Food recommendations: At the entrance of Sadrvan, a staff dressed in traditional Bosnian costume invites tourists to come in. This restaurant has the makings of a tourist trap but fret not, the prices are fair and the food is fantastic. Alternatively, the nearby Hindi Han, which is often crowded to the point that the service can be slow, is also top-rated. Both restaurants have an extensive menu encompassing traditional dishes and more.

After a day in Mostar, it’s time to explore Herzegovina, the southern region of the country. There are many tours taking visitors to a combination of spots: Pocitelj, Medjugorje, Kravice Waterfall, and Blagaj.

Pocitelj as viewed from the fortress

Pocitelj is a UNESCO-listed fortified village which dates back to the 14th century and is now home to an art colony. Take a walk to the Kula (Fort of Pocitelj) for dreamlike scenery comprised of medieval homes, the fortress walls, as well as the Neretva River. Half an hour away is Medjugorje, a Catholic pilgrimage site where an apparition of the Virgin Mary reportedly appeared to six Herzegovinian children in 1981. Nature lovers will look forward to the Kravice Waterfalls. Here, waters of the Trebižat River tumble down the limestone rocks into the lake below. The deep-green lake is calm and warm enough for swimming in summer.

The Tekija against an awe-inspiring backdrop

Nearer to Mostar, Blagaj is where the Tekija, a Dervish monastery, sits near the source of the River Buna. You can enter the reconstructed and refurbished Tekija, hike up to the Blagaj Fortress which is perched atop a cliff, and then dine in one of the many riverside eateries. It’s worth noting that Blagaj is accessible from Mostar via the public buses.

Day 6 and 7: Sarajevo

After two jam-packed days in and around Mostar, hop on the scenic morning train back to Sarajevo. Chances are, you would already have a bunch of activities you’d like to spend time on, be it making a trip to the War Tunnel Museum which lies outside the city, checking out the views from the Avaz Twist Tower, or joining a tour that specialises on a specific theme: the siege of Sarajevo, the Olympic Games held in 1984, the history of the city’s Jewish community, and so on.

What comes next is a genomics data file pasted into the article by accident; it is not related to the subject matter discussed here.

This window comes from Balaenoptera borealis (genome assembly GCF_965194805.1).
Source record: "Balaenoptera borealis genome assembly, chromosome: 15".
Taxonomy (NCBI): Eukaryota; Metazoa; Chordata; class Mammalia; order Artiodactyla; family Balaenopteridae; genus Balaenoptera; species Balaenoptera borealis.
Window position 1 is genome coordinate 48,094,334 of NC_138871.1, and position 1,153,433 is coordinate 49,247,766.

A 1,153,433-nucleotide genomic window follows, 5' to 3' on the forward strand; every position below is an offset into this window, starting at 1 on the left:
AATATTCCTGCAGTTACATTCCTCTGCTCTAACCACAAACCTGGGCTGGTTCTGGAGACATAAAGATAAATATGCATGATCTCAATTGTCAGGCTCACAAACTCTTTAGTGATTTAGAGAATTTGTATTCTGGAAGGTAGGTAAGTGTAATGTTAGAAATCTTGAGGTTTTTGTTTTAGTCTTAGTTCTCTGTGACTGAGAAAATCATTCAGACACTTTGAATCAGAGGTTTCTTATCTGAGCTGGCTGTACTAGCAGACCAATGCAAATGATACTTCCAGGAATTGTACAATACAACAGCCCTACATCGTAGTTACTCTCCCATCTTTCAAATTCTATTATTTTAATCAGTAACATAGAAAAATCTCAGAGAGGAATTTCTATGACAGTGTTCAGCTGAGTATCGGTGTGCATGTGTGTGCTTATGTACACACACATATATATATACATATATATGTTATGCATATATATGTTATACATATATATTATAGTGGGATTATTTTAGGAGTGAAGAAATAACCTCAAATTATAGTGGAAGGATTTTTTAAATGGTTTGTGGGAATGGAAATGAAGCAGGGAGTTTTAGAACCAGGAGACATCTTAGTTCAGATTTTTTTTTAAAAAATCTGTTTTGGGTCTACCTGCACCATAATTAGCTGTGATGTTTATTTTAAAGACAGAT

Vrelo Bosne

Otherwise, you can consider making a day trip out of the city. At the foot of Mount Igman lies Vrelo Bosne, a lush public park that is home to the spring of Bosna River. It’s only 30 minutes away from the city centre of Sarajevo by taxi, but its tranquil atmosphere will make you feel as though you’ve just stepped into a different world. Other excursion ideas include visiting Skakavac Waterfall or Bijambare Caves.

Copper souvenirs to take home with you

Spend your last day in Sarajevo souvenir shopping in Bascarsija and visiting the last of the museums that have caught your eye. In between shopping and sightseeing, take a pause in Zlata Ribica, a quirky pub with a mish-mash of antique and peculiar decorations. But don’t stop the drinks just there. In the evening, drop by the hidden Caffe Hecco, located on the 10th floor of Hotel Hecco which is just next to the Eternal Flame monument. It has a narrow outdoor terrace on all sides of the cafe, offering you sweeping views of the city without needing to put on your hiking shoes. As the sun goes down, bid your farewell to Sarajevo and make a promise to return again.

Also read: A Guide to Bosnia & Herzegovina for Muslim Travellers

About Author

Dina Malyana

Dina is one who is constantly dreaming of elsewhere. Her favourite days are those spent traversing across the globe with a backpack, chasing every sunset. Find her on Instagram @dinamalyana.